New Federal Law Limits Basis Increase Planning at Death of Surviving Spouse

New Federal Law Limits Basis Increase Planning at Death of Surviving Spouse

Surface Transportation and Veterans Health Care Choice Improvement Act provides clarification of this issue

On July 31, 2015, President Obama signed into law the Surface Transportation and Veterans Health Care Choice Improvement Act (Act), which limits basis increase planning at the death of the surviving spouse.   The importance of the Act requires a brief historical discussion.

Portability

Portability refers to the ability of a surviving spouse to use the first deceased spouse’s spousal unused exclusion amount (DSUEA).1  As an example, in 2015, assume the first deceased spouse had a taxable estate of $2 million that passed to a trust, and no qualified terminable interest property (QTIP) election was made.  The applicable exclusion amount, the amount of the deceased spouse’s taxable estate not subject to estate tax is $5.43 million.2   The portability election operates as follows:

 First deceased spouse’s applicable exclusion amount $5.43 million
First deceased spouse’s taxable estate  - ($2 million)
DSUEA   $3.43 million

This means that the surviving spouse has an applicable exclusion amount (AEA) of:

DSUEA $3.43 million
Spouse's AEA
under DSUEA
$5.43 million (in 2015),
This should be a negative amount 
 Exempt Amount $8.86 million

Primary Issue

The primary issue involved is: Does a portability election under Internal Revenue Code Section 2010, combined with a QTIP election under IRC Section 2056(b)(7) allow a date-of-death basis at the death of the surviving spouse?

Planners have opined that such a combined election allows a date-of-death adjustment in basis on the death of the surviving spouse, based on a belief that the QTIP election causes the property to be included in the surviving spouse’s estate. 

The belief that a QTIP election, combined with a portability election, would enable a date-of- death basis adjustment, failed to take into consideration Revenue Procedure 2001-38, holding that if a QTIP election isn’t needed to reduce estate taxes in the first deceased spouse’s estate, the QTIP election is a nullity for tax purposes.

Using our previous example, because the first decedent didn’t need a marital deduction, as the first spouse to die’s estate was under the $5.43 million, no QTIP election was needed to avoid estate taxes.

 

Treasury Decision 9725

Much was made about the fact that Rev. Proc. 2001-38 shouldn’t apply, and the tax community requested clarification. Treasury Decision 9725 (June 16, 2015) provided guidance:

8. Effect of Portability Election on Application of Rev. Proc. 2001-38

Rev. Proc. 2001-38, 2001-24 IRB 1335, when an estate makes a portability election under section 2010(c)(5)(A) as well as an election under section 2056(b)(7) to treat qualified terminable interest property (QTIP) as passing to the surviving spouse for purposes of the marital deduction. Rev. Proc. 2001-38 provides a procedure by which the IRS will disregard and treat as a nullity for Federal estate, gift, and generation-skipping transfer tax purposes a QTIP election made under section 2056(b)(7) in cases where the election was not necessary to reduce the estate tax liability to zero. The commenter notes that, with the introduction of portability of a deceased spouse's unused exclusion amount, an executor may purposefully elect both portability and QTIP treatment and the rationale for the rule voiding the election in Rev. Proc. 2001-38 (that the election was of no benefit to the taxpayer) is no longer applicable. The Treasury Department and the IRS intend to provide guidance, by publication in the Internal Revenue Bulletin, to clarify whether a QTIP election made under section 2056(b)(7) may be disregarded and treated as null and void when an executor has elected portability of the DSUE amount under section 2010(c)(5)(A). (Emphasis added)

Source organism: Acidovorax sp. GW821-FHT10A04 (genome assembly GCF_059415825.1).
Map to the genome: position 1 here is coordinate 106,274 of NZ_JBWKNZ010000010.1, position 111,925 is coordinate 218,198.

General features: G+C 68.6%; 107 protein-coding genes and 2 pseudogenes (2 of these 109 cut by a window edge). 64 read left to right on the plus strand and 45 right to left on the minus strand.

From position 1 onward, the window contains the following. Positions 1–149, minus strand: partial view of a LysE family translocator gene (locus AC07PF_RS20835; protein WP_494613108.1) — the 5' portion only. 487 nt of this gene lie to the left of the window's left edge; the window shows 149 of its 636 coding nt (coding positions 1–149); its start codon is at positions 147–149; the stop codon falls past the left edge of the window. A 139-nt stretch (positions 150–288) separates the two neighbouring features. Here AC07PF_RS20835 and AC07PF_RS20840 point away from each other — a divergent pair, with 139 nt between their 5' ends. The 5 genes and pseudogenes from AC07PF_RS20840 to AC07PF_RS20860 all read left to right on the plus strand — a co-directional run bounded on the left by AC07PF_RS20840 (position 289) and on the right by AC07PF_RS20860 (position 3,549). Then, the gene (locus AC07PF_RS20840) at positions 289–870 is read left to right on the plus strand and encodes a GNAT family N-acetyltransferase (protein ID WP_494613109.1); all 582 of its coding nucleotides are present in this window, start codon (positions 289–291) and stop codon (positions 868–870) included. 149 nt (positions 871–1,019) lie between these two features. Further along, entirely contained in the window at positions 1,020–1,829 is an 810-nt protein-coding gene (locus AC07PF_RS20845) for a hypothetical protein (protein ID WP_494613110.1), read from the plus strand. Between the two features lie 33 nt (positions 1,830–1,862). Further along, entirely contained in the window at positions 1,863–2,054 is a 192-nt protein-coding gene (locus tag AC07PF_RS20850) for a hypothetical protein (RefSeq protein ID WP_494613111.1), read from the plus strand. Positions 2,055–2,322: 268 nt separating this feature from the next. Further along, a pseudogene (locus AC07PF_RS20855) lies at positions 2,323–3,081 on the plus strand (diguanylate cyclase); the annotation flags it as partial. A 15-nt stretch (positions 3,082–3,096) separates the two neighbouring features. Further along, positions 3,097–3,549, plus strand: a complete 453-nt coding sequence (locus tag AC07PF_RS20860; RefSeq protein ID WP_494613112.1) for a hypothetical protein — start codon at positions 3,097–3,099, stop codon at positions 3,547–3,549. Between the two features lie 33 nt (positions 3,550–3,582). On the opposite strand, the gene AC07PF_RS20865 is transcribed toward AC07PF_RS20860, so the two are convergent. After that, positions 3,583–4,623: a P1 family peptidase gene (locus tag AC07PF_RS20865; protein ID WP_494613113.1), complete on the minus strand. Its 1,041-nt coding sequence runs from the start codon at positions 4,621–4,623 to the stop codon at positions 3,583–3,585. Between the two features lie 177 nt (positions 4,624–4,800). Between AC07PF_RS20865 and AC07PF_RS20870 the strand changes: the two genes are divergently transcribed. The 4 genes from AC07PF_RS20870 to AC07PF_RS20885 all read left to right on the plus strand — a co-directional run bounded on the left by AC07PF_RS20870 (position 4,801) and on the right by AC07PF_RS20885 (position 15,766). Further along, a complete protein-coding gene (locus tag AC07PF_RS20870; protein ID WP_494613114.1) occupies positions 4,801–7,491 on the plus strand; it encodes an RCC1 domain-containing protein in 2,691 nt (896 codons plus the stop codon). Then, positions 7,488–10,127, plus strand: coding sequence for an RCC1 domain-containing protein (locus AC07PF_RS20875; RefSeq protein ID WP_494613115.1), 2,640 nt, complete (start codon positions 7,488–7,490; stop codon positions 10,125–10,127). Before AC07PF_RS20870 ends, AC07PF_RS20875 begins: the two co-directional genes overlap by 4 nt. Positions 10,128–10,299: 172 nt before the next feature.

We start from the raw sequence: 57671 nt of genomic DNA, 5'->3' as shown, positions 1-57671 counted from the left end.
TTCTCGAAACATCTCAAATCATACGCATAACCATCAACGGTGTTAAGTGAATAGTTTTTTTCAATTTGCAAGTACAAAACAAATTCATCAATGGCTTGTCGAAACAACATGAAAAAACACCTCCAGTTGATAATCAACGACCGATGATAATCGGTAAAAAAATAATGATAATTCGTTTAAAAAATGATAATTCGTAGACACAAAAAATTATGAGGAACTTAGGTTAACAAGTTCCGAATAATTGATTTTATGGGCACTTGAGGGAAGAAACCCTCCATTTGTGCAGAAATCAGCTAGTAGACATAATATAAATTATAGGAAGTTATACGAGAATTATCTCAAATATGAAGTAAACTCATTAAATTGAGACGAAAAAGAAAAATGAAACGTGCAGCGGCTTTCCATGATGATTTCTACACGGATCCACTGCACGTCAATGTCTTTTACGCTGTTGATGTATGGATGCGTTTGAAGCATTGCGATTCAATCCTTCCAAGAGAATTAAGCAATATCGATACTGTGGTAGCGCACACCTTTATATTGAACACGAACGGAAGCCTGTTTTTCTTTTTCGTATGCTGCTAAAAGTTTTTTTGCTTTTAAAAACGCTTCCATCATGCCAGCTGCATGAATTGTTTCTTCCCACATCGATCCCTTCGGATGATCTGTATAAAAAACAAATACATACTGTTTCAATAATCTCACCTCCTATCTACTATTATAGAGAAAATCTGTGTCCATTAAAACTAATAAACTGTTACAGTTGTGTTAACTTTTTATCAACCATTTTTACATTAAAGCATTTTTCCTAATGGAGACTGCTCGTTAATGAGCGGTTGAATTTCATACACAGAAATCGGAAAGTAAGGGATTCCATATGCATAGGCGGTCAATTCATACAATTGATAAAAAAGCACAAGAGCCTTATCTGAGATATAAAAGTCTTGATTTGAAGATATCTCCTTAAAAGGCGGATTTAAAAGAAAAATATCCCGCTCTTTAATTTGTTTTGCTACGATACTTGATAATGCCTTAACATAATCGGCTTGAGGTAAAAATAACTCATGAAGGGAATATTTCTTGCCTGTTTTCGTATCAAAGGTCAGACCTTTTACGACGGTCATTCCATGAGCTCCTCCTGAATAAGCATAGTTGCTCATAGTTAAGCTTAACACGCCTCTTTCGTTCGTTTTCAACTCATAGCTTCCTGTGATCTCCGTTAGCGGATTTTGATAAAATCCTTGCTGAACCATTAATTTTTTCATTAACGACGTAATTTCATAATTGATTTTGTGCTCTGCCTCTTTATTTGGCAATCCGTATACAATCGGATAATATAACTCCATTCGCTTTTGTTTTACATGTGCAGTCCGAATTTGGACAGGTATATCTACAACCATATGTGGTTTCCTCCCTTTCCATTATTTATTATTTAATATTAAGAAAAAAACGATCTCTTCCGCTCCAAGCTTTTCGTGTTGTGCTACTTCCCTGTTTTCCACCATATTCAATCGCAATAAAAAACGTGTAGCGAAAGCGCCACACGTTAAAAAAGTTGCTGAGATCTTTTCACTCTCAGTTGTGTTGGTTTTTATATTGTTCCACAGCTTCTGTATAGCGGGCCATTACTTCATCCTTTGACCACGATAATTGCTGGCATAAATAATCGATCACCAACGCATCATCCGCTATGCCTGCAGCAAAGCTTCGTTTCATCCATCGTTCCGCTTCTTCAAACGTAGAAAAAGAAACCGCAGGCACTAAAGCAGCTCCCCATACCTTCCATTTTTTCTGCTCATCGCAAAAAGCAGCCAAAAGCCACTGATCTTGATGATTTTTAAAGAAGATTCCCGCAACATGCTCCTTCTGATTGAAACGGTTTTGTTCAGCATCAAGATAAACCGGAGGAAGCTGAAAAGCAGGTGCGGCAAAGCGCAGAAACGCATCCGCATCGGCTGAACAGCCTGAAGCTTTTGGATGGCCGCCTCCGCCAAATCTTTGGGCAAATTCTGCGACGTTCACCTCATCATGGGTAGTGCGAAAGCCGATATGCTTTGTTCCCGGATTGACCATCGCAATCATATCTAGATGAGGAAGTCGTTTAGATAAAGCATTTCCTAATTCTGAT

The Act contains the actual statutory addition and includes an amendment to IRC Section 1014, dealing with the basis of property received from a decedent.  It provides:

(Sec. 2004) Requires that: (1) the value of the basis in any property acquired from a decedent be consistent with the basis as determined for estate tax purposes; and (2) executors of estates disclose to the Internal Revenue Service and to persons acquiring any interest in the decedent’s estate information identifying the value of each interest received.

Which means that the value at the death of the first deceased spouse is to be used for all purposes, subject to planning steps available.

In summary, the use of an unnecessary QTIP election on the death of the first spouse to die doesn’t allow a date-of-death basis at the survivor’s death.

Endnotes

1. Notice 2011-82.

2. Revenue Procedure 2014-61.

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